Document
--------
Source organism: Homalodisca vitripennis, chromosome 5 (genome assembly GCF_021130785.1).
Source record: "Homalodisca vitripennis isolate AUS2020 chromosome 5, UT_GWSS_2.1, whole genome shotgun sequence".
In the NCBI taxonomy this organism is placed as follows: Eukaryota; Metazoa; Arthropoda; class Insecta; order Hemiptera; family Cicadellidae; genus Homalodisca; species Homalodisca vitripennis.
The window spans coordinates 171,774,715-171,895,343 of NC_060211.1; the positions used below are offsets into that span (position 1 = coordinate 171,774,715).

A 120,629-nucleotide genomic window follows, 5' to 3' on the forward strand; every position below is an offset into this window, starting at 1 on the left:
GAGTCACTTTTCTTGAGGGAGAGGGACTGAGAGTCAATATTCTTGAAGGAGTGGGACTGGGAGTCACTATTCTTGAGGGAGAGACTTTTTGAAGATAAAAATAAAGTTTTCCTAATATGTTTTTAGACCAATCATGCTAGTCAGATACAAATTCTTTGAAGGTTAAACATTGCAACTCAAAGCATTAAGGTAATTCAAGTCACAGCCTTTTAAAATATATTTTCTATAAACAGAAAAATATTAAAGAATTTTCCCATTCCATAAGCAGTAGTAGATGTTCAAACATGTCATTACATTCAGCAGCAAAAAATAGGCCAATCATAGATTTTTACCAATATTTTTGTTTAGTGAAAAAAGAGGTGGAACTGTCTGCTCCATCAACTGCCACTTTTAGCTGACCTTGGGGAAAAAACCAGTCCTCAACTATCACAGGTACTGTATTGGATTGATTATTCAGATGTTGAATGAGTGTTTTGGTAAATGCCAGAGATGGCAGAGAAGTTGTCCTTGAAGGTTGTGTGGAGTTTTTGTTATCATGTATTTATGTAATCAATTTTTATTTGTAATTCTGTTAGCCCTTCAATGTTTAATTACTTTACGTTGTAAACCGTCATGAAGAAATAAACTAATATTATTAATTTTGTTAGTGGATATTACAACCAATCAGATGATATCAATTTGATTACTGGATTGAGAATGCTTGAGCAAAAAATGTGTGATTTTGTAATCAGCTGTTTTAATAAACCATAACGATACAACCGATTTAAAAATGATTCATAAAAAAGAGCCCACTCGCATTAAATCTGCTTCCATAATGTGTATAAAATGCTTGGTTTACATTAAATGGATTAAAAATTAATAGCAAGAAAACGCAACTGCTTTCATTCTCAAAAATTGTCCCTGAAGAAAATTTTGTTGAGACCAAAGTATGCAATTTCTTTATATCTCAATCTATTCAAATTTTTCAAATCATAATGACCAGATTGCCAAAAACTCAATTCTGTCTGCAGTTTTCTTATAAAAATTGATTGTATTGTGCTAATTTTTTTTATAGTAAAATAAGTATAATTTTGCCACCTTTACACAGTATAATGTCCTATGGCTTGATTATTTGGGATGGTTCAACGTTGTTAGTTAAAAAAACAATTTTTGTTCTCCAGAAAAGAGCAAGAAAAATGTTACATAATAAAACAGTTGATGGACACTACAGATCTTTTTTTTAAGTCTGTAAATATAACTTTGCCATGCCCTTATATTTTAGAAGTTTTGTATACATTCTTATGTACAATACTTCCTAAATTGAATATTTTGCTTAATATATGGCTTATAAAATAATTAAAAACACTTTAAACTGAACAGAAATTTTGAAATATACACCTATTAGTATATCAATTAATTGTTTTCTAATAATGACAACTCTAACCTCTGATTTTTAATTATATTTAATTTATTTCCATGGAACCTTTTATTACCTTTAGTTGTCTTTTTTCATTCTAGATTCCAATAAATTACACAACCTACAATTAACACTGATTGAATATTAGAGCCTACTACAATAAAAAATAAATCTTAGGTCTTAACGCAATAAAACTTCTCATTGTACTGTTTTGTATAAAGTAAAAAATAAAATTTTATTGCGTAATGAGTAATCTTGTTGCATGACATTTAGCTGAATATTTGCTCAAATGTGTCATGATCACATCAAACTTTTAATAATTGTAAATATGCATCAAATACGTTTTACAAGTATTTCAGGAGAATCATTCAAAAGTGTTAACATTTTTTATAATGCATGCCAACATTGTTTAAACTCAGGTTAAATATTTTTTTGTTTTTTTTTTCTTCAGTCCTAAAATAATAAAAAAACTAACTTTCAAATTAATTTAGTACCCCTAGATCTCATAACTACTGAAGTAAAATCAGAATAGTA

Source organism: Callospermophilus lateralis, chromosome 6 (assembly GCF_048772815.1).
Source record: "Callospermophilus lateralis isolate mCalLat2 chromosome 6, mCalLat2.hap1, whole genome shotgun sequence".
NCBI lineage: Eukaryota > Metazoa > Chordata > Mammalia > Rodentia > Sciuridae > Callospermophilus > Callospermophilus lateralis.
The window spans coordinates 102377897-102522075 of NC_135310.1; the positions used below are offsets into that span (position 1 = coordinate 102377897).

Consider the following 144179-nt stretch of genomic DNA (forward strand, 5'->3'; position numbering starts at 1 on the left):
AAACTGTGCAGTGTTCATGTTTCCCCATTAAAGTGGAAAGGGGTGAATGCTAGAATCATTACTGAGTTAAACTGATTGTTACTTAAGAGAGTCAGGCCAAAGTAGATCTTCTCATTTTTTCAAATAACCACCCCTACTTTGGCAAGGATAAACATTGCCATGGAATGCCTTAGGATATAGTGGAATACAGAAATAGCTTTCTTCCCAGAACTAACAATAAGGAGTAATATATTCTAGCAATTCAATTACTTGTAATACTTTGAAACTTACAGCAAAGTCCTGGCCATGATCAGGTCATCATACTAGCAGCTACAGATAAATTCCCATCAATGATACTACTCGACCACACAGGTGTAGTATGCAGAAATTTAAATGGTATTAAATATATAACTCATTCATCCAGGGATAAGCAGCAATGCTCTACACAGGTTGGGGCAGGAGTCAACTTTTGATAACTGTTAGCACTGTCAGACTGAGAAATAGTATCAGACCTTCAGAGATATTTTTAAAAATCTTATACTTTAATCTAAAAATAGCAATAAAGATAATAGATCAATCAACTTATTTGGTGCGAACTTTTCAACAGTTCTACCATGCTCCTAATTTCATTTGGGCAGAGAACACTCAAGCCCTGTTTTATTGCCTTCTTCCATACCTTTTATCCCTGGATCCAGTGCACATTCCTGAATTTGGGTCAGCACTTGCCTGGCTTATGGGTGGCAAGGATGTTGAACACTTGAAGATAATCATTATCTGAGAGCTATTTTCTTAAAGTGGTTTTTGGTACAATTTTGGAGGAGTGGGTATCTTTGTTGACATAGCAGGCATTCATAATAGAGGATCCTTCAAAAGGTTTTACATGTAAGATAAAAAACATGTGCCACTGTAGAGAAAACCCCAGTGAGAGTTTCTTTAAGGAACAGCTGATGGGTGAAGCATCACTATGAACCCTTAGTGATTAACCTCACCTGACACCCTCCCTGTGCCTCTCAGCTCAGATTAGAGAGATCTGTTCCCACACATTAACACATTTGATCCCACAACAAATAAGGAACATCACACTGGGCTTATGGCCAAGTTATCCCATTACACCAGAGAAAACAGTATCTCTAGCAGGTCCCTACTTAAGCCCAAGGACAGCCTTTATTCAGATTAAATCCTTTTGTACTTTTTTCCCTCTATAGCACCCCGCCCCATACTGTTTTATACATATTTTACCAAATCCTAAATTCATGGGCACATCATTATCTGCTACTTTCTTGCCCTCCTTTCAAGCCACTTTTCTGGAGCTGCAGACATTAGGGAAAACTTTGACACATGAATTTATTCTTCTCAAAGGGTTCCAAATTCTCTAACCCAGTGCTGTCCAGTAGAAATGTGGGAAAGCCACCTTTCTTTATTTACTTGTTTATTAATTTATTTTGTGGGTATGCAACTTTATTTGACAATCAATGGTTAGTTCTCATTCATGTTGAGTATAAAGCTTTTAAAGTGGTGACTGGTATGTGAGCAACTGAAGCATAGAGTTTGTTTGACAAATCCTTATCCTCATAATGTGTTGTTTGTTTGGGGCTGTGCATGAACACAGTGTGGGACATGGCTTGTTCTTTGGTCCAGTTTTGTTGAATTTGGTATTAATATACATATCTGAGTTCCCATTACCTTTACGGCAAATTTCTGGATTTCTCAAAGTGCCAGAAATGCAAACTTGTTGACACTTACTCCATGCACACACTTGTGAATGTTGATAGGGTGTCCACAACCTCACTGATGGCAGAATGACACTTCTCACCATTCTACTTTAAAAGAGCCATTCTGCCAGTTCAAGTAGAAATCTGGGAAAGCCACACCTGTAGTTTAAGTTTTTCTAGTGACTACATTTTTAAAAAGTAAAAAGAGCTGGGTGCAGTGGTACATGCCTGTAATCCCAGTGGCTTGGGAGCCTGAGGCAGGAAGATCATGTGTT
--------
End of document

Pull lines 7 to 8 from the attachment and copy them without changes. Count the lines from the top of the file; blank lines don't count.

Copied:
Source organism: Callospermophilus lateralis, chromosome 6 (assembly GCF_048772815.1).
Source record: "Callospermophilus lateralis isolate mCalLat2 chromosome 6, mCalLat2.hap1, whole genome shotgun sequence".